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Never Get Your Guard Passed With Xande Ribeiro!

Never Get Your Guard Passed With Xande Ribeiro!


If we were to ask several grapplers what is the most important position, or skill set to have in Jiu Jitsu, we would obviously get a variety of responses.  Frame the question differently and ask, how important is it to have a good guard? I would bet unanimously everyone would agree that having a good guard game is not only ideal, but necessary to be successful in Jiu Jitsu.  To add to that, if we were to ask, what if you could have an unpassable guard by simply following a few simple steps, would you do it. Again unanimously any Jiu Jitsu practitioner is going to jump all over that and be excited to get stated.  

The ability to maintain your guard in Jiu Jitsu is imperative not only to a good Jiu Jitsu game, but also when applying Jiu Jitsu principles in mixed martial arts or in a self defense situation.  Being able to maintain a good guard means the ability to maintain distance from your opponent and control the fight. Whether the opponent is tied up in your closed guard or being managed by a spider or lasso guard matters not, the fact of the matter is that they can not attack you with strikes or submissions while having to deal with your guard. 

Xande Ribeiro has not had his guard passed in over 14 years in competition.  He attributes this success to something called the diamond method that we will be taking a look at to better understand and implement in our own games.  First, a few notes from Xande. Xande is “claustrophobic” and does not like to allow the opponent to get close to him. Managing distance is a high priority for him from the very beginning.  Posture plays a big part in his ability to manage distance and maintain the guard as well, which we will get into later.  

Xande starts by explaining the diamond method by using his hands and arms forming a triangle, aka the top of the diamond, and his legs forming a triangle that makes up the bottom of the triangle.  He uses the analogy of having a stomach ache. Curling his core in and connecting his elbows to his knees. As long as he is able to maintain this diamond, he is able to maintain a very strong defense and frames against his opponent making it very difficult for the opponent to gain inside control.  

Make your No-Gi Guard Retention UNSTOPPABLE with Alec Baulding! Click Learn More!


Regardless of if it is full guard, half guard, or even mount, Xande utilizes this diamond method to prevent his opponent from getting chest to chest by keeping this diamond frame between him and his opponent.  While the opponent may get passed the bottom part of his diamond frame, his legs, he still works to maintain the top of the diamond with his arms and keeps the opponent from being able to really settle in. In doing this he is then able to create the space needed to shrimp and move his hips as needed to reestablish the guard.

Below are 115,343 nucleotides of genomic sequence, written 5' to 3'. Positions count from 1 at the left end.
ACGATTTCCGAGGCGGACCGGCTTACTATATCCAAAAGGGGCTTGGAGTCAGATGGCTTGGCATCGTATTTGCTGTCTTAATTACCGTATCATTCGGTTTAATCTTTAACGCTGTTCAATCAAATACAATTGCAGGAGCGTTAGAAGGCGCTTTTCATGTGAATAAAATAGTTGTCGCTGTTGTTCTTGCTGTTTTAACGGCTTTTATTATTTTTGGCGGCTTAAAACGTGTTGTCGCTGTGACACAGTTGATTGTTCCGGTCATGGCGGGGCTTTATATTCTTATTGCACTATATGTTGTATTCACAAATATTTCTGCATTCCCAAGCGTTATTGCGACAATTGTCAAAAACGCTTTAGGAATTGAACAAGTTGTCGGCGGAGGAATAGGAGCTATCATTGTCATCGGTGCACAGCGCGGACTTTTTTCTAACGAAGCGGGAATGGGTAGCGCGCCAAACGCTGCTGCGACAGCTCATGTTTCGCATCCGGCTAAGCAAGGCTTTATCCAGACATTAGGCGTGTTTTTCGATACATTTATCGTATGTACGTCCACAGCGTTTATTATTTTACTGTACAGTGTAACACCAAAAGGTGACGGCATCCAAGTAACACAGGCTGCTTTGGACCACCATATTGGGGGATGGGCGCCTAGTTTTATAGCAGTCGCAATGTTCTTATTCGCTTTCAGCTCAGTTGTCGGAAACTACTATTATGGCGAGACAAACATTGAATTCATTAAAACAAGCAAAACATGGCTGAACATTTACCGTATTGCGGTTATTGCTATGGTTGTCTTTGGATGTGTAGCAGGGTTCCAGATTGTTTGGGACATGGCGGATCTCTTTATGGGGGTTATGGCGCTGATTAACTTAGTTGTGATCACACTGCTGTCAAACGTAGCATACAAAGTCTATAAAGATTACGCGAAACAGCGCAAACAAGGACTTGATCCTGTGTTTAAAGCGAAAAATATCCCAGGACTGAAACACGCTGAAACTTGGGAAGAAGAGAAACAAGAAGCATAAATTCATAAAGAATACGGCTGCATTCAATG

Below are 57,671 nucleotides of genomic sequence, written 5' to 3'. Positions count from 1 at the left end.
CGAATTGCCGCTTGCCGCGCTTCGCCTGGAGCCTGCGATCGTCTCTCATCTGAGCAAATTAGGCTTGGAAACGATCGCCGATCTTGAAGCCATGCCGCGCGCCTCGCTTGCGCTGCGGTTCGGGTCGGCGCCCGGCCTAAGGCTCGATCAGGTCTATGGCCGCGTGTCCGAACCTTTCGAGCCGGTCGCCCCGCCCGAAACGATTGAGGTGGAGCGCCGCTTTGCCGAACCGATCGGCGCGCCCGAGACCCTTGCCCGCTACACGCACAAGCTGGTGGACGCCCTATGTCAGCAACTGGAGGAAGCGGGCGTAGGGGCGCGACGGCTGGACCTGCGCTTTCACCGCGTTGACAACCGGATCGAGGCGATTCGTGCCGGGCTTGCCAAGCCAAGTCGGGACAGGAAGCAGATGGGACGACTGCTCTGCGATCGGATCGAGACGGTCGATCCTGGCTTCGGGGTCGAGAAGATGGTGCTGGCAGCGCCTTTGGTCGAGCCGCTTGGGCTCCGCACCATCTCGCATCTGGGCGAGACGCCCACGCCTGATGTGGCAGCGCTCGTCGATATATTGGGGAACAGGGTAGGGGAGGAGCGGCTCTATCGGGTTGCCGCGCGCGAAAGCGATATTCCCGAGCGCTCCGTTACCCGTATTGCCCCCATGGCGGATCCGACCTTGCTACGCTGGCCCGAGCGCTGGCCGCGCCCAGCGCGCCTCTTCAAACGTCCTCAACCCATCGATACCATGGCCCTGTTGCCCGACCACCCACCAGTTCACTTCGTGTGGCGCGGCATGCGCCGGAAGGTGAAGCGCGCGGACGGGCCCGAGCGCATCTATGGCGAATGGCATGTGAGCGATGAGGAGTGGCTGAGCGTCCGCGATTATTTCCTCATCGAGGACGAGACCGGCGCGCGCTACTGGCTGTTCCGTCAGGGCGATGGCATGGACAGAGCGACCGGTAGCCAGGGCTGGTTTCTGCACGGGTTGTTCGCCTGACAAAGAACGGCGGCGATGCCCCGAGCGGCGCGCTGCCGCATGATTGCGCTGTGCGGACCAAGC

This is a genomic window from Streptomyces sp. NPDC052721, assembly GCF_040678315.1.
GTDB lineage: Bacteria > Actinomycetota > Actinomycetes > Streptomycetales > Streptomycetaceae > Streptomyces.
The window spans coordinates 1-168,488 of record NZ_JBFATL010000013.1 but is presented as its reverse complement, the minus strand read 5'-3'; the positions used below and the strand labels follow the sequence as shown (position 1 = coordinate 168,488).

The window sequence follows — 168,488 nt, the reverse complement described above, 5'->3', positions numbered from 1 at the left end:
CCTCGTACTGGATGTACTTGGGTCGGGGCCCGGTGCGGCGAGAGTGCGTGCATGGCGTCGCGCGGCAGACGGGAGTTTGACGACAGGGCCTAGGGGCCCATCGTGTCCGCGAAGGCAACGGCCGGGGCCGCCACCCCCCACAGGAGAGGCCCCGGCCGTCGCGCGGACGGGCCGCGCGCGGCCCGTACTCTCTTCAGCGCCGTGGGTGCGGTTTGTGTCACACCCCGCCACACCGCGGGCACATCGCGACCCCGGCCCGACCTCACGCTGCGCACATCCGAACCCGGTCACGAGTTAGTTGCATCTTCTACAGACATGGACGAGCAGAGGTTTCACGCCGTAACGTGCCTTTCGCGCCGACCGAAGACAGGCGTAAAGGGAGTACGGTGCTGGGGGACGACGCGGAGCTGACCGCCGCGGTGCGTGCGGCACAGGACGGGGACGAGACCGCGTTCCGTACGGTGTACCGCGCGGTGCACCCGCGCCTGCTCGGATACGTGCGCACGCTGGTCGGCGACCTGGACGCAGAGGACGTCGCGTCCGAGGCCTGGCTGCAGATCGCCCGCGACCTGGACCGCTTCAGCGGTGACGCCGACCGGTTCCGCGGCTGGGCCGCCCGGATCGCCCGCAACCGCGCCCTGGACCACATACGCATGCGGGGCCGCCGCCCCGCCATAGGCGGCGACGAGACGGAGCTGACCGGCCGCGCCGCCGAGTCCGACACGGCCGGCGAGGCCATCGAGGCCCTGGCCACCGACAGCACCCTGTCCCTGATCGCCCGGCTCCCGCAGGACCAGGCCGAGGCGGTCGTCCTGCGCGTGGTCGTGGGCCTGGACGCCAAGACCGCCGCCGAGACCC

Xande shows several examples of how he has used the diamond method to prevent his guard from being passed, however the one I liked the most was his very basic method of stopping someone from passing a basic half guard.  In bottom half guard Xande makes the diamond with his hands, arms and legs and uses his top hand to get a 4 fingers in grip on the opponent’s lapel. He prefers the 4 fingers in grip over the thumb in grip because of the way it turns the bones in his arm into his opponent’s neck as they try to pressure in.  Using this grip will make the opponent think twice about wanting to pressure in as this grip is essentially half of a cross choke making it very uncomfortable for the opponent. Because this grip makes the opponent relieve some of the pressure, it creates space and opportunity for Xande to shrimp slightly if needed and bring his bottom leg out and regain full guard. 

Although this video is focused on guard retention, not everyone wants to leave a strong half guard position to get back to full guard, and that’s ok too.  This concept can be used to maintain distance when playing bottom half guard allowing you the time and space you need to shoot for your under hook, go to deep half, setup sweeps or submissions, whatever you want to do from here, as long as you are implementing the diamond method appropriately, you are safe and the opponent should not be able to break you down and flatten you out allowing them to begin passing your guard.  

While the diamond method is a great way to maintain your guard and can be used to help get you from one guard to the next, we know that there is always a solution to every problem in Jiu Jitsu.  As a sport that is constantly evolving with some of the most innovative and creative minds in the world dedicated to the continuous improvement of Jiu Jitsu nothing remains “unstoppable” or “perfect” for long. 

While you wait for Xande's instructional release, why not check out other MASTERS OF GUARD RETENTION. John Danaher's newest installment in the Go Further Faster Series  is dedicated to Guard Retention! 




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